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RE: Stranger in a Strange Land

From: Cutler, Roger (RogerCutler) <RogerCutler@ChevronTexaco.com>
Date: Thu, 17 Apr 2003 07:23:11 -0500
Message-ID: <7FCB5A9F010AAE419A79A54B44F3718E026EF5C9@bocnte2k3.boc.chevrontexaco.net>
To: "Dave Hollander" <dmh@contivo.com>, www-ws-arch@w3.org
Good idea.
-----Original Message-----
From: Dave Hollander [mailto:dmh@contivo.com] 
Sent: Wednesday, April 16, 2003 7:45 PM
To: Cutler, Roger (RogerCutler); www-ws-arch@w3.org
Subject: RE: Stranger in a Strange Land

Roger asks a good question.
It sure would be good if the benefits and advantages and disadvantages
of evelopes, descriptions, payload formats, etc
could be found in our architecture document!
Please, can we focus on that and not have a long tirade on the pros/cons
of soap. I ask that answers be based on what is in the document or what
should be or to him personally.

	-----Original Message-----
	From: Cutler, Roger (RogerCutler)
	Sent: Wednesday, April 16, 2003 5:54 PM
	To: www-ws-arch@w3.org
	Subject: Stranger in a Strange Land

	Once again I feel like I am torn between different universes.
It would be a lot easier for me, and certainly more comfortable, if I
spent my all my time in a single environment where everyone comfortably
accepts the same assumptions and values.

	OK, let's be more specific.  I have learned that a company which
I think is much larger than any represented in the W3C has forced
another company that I think is larger than any in the W3C to accept XML
payloads (lots of them) totally without envelopes.  "I don't need no
stinking SOAP".  Moreover, I find that many small to medium sized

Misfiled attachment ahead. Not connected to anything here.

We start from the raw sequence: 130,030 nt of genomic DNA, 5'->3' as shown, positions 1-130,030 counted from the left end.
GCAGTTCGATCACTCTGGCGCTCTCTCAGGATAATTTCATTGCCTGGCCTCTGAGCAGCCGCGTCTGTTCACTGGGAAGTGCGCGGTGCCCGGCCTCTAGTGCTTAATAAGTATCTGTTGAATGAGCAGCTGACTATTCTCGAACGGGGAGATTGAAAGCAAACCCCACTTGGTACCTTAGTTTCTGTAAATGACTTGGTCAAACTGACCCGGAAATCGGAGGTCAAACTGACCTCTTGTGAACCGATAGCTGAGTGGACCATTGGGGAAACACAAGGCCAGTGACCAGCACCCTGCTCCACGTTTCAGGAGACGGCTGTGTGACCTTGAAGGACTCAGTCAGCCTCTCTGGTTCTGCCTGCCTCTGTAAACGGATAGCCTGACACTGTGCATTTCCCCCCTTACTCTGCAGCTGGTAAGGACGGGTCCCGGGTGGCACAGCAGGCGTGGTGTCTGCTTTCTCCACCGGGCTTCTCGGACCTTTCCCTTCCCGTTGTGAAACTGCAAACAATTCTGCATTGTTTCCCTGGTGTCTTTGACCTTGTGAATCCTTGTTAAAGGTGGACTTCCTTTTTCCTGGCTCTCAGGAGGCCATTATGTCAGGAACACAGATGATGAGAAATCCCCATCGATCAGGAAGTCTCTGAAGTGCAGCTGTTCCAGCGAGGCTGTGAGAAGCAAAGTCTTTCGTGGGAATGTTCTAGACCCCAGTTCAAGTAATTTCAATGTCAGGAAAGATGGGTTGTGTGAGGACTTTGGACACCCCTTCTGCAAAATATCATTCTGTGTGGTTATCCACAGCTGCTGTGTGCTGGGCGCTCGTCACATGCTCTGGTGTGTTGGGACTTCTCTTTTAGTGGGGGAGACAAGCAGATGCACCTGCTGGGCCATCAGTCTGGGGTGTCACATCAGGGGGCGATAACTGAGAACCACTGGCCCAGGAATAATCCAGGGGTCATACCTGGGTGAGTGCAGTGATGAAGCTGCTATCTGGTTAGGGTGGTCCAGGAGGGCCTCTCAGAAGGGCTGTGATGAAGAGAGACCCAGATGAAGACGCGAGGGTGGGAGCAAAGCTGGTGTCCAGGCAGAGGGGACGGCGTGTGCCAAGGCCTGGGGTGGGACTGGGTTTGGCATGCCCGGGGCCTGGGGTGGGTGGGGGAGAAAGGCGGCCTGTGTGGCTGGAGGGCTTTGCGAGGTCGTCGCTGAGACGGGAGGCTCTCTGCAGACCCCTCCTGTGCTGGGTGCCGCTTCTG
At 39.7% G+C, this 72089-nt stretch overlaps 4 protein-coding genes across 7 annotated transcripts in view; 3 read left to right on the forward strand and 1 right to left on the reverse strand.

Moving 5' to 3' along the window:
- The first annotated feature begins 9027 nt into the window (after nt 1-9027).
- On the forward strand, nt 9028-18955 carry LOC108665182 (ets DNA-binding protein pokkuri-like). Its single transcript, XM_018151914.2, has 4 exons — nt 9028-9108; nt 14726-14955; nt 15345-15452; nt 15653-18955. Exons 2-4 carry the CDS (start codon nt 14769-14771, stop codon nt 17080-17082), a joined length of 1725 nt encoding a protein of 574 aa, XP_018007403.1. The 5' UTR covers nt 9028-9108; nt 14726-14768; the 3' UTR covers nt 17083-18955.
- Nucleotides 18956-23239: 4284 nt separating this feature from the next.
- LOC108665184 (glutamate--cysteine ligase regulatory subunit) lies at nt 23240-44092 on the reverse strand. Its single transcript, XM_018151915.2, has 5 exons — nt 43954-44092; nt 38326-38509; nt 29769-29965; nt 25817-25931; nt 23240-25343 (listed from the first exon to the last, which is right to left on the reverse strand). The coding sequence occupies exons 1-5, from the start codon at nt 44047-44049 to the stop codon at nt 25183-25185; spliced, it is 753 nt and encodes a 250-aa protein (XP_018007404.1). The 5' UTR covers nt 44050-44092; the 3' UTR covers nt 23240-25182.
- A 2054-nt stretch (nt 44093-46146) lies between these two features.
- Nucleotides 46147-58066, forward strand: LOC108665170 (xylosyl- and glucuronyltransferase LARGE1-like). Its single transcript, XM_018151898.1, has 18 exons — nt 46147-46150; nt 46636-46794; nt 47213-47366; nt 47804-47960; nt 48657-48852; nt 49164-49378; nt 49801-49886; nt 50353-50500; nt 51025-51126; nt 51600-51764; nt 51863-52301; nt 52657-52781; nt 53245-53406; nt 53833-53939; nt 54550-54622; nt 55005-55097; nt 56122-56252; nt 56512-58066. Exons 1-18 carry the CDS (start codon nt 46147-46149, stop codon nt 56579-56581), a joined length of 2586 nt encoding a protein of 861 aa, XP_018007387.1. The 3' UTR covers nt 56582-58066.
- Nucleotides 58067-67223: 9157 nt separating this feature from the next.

companies are objecting to the expense of creating envelopes that they
feel do not benefit them, and also wish to send bare XML payloads.  A
very large company which has implemented an XXXX standard with envelopes
(which we have also implemented) has subsequently implemented an
XXXX-lite -- which is just the body without any envelope whatsoever.
Signing and so on, of course, are possible in this scenario.  Again, "We
don't need no stinkin SOAP".

	I find also that a company that is trying to make a business out
of collecting and routing business transactions has found itself under
increasing pressure from the market and its clients not to use
envelopes.  They think that envelopes are very good things -- but they
are moving toward offering services that are envolope-free.

	So I ask, "What is the benefit of the envelopes"?  I ask people
in my company who have implemented a business transaction project
including envelopes and they tell me that envelopes are very good and
very forward looking -- they should be very useful for creating supply
chain processes and keeping track of what transactions have occurred,
not to mention dealing with complex routing situations -- but in fact
they have not really done very much with the envelopes.  Well, exactly
what HAVE they done?  Well, they have made them and received them.  And
I infer that they have felt virtuous in the process.  Well, maybe they
have looked at some statistics based on the envelopes from the
middleware a few times, and they feel good that they have been able to
purchase middleware products based on the envelopes.  Perhaps this has
saved development effort.

	I ask other people what the benefit is of envelopes, and I
receive no answer that indicates to me any benefit whatsoever to a small
to medium sized company that does not have elaborate and expensive
middleware systems.  Envelopes seem to make it easy for expensive
middleware in big companies to keep track of things (although as far as
I can tell most of the big companies are not really exploiting this for
much) -- but for the little guys they appear to be pretty much something
that is being forced on them by the big guys.

	Except that the biggest of the big guys seems to be saying that
they don't need no stinkin envelopes. 

	I think there is something wrong here, folks.  It seems to me
that we may be seeing the beginnings of a market rebellion.  It would
really, really be helpful to me if someone could remind me why envolopes
are so great.  I sort of have forgotten, as has everyone else I have
been talking to around here.  Just about everybody seems to agree that
they are absolutely necessary -- but they all seem to have forgotten
exactly why.

	I don't have a good feeling about this, folks. 
Received on Thursday, 17 April 2003 08:23:26 UTC

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